I find that no matter how much money I have in the bank, whether it is thousands, or negative somethings these words will blurt out of my mouth. To be honest, I have a weird relationship with money that I have been working on throughout the last few years. I think it is important that we look at our relationship with money because it is either one of two things: a good relationship or a bad one. In other words, if you feel like a victim to green pieces of paper then it’s a bad one. Most of my baggage when it comes to money is partly from poor money mentality in my household when I was growing up, but like most relationships, it is something you can improve once you look a little deeper into yourself.

Excuse #3: I don’t have an education…

This was my number one excuse when it came to pursuing art as a career… well, it was one of many number one excuses. There are numerous multi-millionaires and billionaires who have nothing more than a high school education. Some don’t even have that. Yet, I spent a lot of time in my life wasting my precious brain power believing this gibberish. I’m not knocking education, there’s value in it. If you want to pursue an education, pursue it. If you want to be an excellent brain surgeon, definitely go to school. If you want to sharpen your creative skills by taking classes, by all means… but don’t let an education, or lack thereof, define what you can accomplish with your talents.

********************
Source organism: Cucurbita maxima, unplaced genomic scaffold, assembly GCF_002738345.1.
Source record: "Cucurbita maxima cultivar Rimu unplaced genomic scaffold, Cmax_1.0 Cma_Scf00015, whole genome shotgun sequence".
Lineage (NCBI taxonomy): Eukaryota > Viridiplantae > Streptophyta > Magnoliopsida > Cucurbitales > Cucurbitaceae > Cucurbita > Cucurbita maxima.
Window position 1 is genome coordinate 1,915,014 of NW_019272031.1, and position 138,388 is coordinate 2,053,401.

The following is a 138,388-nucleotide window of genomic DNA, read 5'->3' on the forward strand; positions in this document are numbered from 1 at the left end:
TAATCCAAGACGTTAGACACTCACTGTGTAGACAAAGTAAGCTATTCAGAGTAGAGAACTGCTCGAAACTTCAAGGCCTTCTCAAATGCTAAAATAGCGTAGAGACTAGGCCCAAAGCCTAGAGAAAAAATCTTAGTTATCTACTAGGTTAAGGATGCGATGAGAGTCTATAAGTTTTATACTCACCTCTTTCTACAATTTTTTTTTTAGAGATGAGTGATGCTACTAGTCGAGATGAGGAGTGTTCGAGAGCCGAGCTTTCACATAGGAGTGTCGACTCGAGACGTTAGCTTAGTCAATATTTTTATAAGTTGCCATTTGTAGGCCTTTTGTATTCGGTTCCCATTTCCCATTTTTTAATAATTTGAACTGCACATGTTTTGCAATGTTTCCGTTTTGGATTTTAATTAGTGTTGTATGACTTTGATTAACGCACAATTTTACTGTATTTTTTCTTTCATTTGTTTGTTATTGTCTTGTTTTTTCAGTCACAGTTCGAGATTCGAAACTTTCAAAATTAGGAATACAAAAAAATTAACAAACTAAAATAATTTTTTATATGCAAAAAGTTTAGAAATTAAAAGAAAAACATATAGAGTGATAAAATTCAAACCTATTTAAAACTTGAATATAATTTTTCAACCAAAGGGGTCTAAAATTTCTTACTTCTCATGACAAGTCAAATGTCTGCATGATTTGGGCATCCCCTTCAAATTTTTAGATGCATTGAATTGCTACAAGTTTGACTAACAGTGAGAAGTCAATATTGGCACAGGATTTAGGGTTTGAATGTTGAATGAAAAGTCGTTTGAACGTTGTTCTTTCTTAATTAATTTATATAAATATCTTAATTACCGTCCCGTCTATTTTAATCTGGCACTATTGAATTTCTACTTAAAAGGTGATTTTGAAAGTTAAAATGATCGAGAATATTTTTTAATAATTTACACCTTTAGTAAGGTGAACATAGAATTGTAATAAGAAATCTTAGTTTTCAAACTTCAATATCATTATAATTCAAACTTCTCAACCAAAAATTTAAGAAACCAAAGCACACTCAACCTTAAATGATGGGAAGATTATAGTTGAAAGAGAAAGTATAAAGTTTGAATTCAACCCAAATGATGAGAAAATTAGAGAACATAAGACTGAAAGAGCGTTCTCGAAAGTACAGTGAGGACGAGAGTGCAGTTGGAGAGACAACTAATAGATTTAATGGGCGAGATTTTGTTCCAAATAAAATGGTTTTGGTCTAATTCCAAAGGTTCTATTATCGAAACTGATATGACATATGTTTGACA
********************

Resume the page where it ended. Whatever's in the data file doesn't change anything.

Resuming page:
Excuse #4: I’m just too old or too young…

I’m old enough to have used both of these excuses… blah blah blah. Right now, it’s the too old excuse. I’m too old to be in a band, I’m too old to do YouTube, I’m to old to make a significant impact in the new generation of humans… blah blah blah. While you may not see me on American Idol anytime soon (they have a no geezer age limit of 28 which I find outdated and discriminatory, but whatevs…) I am most certainly young enough to excel at whatever I gosh darned please, as long as I’m breathing.

Bonus Excuse: I don’t know how…

This is an excuse I rarely use because I am very dogged at figuring stuff out. I am a stubborn figurer-outer. This means I make mistake after mistake after mistake, until I get it. I simply don’t like not knowing how to do something, or being afraid to try. This has, so far, worked out in my favor.

Excuse #6: I just can’t change…

This used to be true for me, I was pretty set in my ways and the words “That’s just who I am!” would spout out of my mouth as an excuse to justify some stupid thing I did. It wasn’t until I started thinking long term, determining whether that’s how I wanted to be and live in ten, twenty years, that I realized perhaps being willing to evolve is to my benefit. When you think about the cycle of stubborn habits repeating time and time again over the course of twenty years, you get a fire under your but to start that change immediately.

Excuse #7: I’m afraid to fail…